[] It came up at NSConference that a number of devs thought I carry a premium due to the conference appearances, podcasts and other material I produce. Because I believe that honesty is the best policy, I want to come out and say that I don’t charge any such premium. My rates are consistent with other contractors with my level of experience, and I even provide a discounted rate for NGOs and academic institutions.

posted by Graham Lee at 13:22  

Sunday, January 10, 2010

Unit testing Core Data-driven apps, fit the second

It took longer than I expected to follow up my previous article on unit testing and Core Data, but here it is.

Note that the pattern presented last time, Remove the Core Data Dependence, is by far my preferred option. If a part of your code doesn’t really depend on managed objects and suchlike, it shouldn’t need them to be present just because it works with (or in) classes that do. The following pattern is recommended only when you aren’t able to abstract away the Core Data-ness of the code under test.

Pattern 2: construct an in-memory Core Data stack. The unit test classes you develop ought to have these, seemingly contradictory properties:

  • no dependence on external state: the tests must run the same way every time they run. That means that the environment for each test must be controlled exactly; dependence on “live” application support files, document files or the user defaults are all no-nos.
  • close approximation to the application environment: you’re interested in how your app runs, not how nice a unit test suite you can create.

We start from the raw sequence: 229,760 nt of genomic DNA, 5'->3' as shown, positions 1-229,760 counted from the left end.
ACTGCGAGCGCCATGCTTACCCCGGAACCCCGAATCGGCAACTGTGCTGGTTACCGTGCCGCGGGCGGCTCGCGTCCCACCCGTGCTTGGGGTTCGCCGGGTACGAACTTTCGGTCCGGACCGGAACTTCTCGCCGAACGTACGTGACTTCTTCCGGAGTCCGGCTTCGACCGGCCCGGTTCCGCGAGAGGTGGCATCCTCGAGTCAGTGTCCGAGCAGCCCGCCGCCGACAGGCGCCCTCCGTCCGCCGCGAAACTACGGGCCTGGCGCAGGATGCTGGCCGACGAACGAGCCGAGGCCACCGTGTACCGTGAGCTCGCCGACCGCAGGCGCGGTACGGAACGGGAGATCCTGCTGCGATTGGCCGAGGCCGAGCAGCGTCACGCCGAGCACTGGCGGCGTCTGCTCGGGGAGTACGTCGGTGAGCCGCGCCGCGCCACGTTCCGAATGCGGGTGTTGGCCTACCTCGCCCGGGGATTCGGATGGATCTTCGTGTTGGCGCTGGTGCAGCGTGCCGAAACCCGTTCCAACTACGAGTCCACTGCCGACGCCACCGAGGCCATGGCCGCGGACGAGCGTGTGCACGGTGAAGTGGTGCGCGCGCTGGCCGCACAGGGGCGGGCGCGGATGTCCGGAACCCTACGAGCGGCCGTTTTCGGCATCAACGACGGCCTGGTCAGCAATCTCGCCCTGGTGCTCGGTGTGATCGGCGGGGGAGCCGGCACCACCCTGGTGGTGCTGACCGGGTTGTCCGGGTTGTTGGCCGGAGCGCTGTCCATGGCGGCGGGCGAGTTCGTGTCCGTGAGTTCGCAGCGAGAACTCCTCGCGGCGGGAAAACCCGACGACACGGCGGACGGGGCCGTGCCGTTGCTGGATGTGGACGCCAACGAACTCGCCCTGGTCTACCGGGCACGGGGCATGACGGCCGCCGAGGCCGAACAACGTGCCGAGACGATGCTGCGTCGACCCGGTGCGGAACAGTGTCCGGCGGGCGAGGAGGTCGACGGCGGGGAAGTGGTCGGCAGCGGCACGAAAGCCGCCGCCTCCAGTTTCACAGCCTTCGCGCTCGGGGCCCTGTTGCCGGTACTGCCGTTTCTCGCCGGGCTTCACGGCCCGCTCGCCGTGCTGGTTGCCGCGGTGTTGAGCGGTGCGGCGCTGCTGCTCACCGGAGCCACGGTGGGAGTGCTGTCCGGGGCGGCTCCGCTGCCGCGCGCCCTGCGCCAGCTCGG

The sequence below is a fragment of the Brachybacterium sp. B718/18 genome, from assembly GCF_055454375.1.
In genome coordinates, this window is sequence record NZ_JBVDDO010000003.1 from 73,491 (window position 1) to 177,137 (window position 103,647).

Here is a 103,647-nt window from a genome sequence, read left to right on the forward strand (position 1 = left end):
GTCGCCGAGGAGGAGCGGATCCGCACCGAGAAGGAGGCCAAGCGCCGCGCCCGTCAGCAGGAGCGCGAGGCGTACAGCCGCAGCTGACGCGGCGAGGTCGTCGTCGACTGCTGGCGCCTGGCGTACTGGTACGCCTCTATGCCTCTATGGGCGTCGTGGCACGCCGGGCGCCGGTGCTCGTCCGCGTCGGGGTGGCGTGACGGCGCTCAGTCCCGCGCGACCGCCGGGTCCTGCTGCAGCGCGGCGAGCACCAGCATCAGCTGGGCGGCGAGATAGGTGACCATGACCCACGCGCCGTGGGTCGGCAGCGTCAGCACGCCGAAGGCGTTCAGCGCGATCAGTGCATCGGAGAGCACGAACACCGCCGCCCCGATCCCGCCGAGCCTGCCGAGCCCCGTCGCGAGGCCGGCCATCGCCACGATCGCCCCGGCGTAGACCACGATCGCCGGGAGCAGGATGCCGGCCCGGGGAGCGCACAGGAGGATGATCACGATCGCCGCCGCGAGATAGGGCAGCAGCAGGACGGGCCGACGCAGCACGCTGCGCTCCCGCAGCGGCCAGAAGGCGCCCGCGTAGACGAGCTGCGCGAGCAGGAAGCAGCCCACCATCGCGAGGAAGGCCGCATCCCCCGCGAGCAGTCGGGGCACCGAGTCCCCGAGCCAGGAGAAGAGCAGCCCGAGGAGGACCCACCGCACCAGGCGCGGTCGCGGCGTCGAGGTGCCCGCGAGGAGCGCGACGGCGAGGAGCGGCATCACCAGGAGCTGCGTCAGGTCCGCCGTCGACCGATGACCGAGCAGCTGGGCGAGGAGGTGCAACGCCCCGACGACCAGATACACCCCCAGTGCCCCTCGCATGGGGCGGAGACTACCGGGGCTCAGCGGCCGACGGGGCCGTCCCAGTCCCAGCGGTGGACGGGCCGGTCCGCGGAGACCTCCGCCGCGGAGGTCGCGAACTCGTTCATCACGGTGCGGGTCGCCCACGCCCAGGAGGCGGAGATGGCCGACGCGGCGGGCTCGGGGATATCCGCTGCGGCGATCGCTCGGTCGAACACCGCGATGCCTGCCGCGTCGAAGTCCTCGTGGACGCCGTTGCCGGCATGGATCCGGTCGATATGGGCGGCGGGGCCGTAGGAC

To satisfy both of these properties simultaneously, construct a Core Data stack in the test suite which behaves in the same way but which does not use the persistent store (i.e. document files) used by the real app. My preference is to use the in-memory store type, so that every time it is created it is guaranteed to have no reference to any prior state (unlike a file-backed store type, where you have to rely on unlinking the document files and hoping there are no timing issues in the test framework which might cause two tests simultaneously to use the same file).

My test case class interface looks like this (note that this is for a dependent test case bundle that gets embedded into the app; there’s an important reason for that which I’ll come to later). The managed object context will be needed in the test methods to insert new objects, I don’t (yet) need any of the other objects to be visible inside the tests but the same objects must be used in -setUp and -tearDown.

#import <SenTestingKit/SenTestingKit.h>

@interface SomeCoreDataTests : SenTestCase {
NSPersistentStoreCoordinator *coord;
NSManagedObjectContext *ctx;
NSManagedObjectModel *model;
NSPersistentStore *store;
}

@end